Finding the Courage to Write, Part 3
I mentioned a few kicks ago, that when you're new as a writer, the fear of criticism is one the greatest stumbling blocks. You don't want to tell people about a dream that might sound foolish or unrealistic. You may not want to risk criticism.
Here are a few things that I would recommend that every new writer try in order to get past those stumbling blocks.
1) Join a speech or debate team. The fear of having your writing criticized is very much like the fear of public speaking. But if you're going to be a writer, you'll need to get over those fears. By joining a group like Toastmasters, you can get practice speaking in
front of others. This experience will help prepare you to speak on panels at conferences, to give addresses at such conferences, to speak in front of television cameras when promoting books, to do public readings, and to take criticism of you and your works gracefully. Every writer should get some experience as a public speaker.
2) Join a writing group or take writing classes. Doing these kinds of activities will not only help you get your own work critiqued, it will help you build your own skills in critical analysis.
3) When you're writing, write about themes or topics that are important to you. As I mentioned, as a teen I was terrified that someone might read my work. I know the very minute that that changed. It happened like this:
I was working my way through college as a prison guard back in 1980. We had been having some racial tensions in the prison. Members of the Aryan Brotherhood had been building light-bulb bombs--putting gasoline and an oil-based glue into light bulbs, so that when a Black inmate turned on the light in his cell, it blew up.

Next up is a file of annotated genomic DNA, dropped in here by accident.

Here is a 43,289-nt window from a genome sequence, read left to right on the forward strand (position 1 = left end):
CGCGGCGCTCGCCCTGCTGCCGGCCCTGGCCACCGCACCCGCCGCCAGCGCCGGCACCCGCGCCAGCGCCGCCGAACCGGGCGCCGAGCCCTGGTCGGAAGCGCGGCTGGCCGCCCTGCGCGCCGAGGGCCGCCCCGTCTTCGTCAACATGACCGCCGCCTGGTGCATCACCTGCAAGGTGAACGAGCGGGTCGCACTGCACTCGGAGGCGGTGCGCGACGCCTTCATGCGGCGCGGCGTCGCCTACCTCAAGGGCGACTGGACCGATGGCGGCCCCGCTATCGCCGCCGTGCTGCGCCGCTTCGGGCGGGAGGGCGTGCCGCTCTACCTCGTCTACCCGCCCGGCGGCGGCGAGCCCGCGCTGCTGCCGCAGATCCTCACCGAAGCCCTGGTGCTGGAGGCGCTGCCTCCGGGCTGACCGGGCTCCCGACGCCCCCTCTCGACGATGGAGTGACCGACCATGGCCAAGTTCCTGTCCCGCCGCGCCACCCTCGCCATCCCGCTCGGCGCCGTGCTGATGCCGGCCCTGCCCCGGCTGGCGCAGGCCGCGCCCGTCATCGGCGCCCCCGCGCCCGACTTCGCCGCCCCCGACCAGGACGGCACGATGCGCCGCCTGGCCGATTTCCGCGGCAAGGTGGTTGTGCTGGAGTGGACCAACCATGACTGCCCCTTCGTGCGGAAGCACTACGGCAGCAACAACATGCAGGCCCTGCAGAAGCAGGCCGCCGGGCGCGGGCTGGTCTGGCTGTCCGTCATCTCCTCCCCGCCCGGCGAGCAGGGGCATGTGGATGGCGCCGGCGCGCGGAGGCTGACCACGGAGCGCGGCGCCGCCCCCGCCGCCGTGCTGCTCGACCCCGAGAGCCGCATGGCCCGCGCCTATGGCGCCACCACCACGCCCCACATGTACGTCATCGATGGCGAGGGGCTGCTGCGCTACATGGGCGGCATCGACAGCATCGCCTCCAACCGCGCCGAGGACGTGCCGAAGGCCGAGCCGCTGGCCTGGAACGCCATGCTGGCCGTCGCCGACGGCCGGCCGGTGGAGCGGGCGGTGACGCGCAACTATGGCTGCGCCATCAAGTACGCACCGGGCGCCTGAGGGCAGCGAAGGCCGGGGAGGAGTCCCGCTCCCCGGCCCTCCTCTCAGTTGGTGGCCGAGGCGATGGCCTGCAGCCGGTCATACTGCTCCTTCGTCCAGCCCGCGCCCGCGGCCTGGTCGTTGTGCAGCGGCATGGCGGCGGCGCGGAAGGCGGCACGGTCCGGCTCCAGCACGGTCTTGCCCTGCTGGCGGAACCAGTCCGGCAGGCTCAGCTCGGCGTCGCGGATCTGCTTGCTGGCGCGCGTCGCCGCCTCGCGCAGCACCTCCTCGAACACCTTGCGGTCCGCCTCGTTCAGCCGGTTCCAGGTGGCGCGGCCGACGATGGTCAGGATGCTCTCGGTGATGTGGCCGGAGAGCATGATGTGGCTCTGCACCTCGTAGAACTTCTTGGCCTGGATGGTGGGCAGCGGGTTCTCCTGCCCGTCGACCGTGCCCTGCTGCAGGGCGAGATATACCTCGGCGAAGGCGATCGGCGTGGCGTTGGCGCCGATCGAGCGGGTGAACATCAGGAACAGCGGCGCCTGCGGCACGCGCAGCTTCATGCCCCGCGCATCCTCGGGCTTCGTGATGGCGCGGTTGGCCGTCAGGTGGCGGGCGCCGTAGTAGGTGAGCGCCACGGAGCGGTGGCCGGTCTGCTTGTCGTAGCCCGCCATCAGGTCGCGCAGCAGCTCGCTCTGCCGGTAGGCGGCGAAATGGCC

At this time, I was put in charge of the inmates who worked in the kitchen, and shortly after starting there, I hired two Blacks as chefs. The Aryans were not pleased. One of my superiors tried to get me to fire the Blacks, and I resisted.
The next day, the Sergeant-At-Arms of the Aryan Brotherhood had a little talk with me. While one of his men sat sharpening a butcher knife, he suggested that if I didn't fire the Blacks, things in the kitchen would get "so hot that you won't be able to run out of here fast enough."
Now, I had been a meat cutter for years before taking that job in the prison. I had very strong wrists and excellent knife skills. And as I watched that Aryan sharpening his blade, I thought, "You know, I believe in racial equality. I believe in it so strongly that if these guys try to stab me, I'm going to take that knife away from them and gut them where they stand."
I of course refused to follow their advice. Later that night, me and some other officers went to their cells and escorted them to some new accommodations in the hole.
The next day I went into our kitchen's basement to fetch some supplies. When I turned on the light, a bomb went off over my head. Fortunately, the makers had put just a little too much glue in the light bulb, and the bomb fizzled.
After that, I went to work day after day knowing that I was going to be a target. I figured that it was only a matter of time before some Aryan put a little cocaine in my locker in order to frame me for selling drugs, or set off another bomb, or just stabbed me in the back. But I kept going to work, day after day.
Since then, the fear of being criticized for my writing seems like a minor thing.
Is there something you believe in strongly--racial equality, sexual equality, or protecting the environment? If so, try tapping into that with your writing.
Writing with conviction will cast out fear.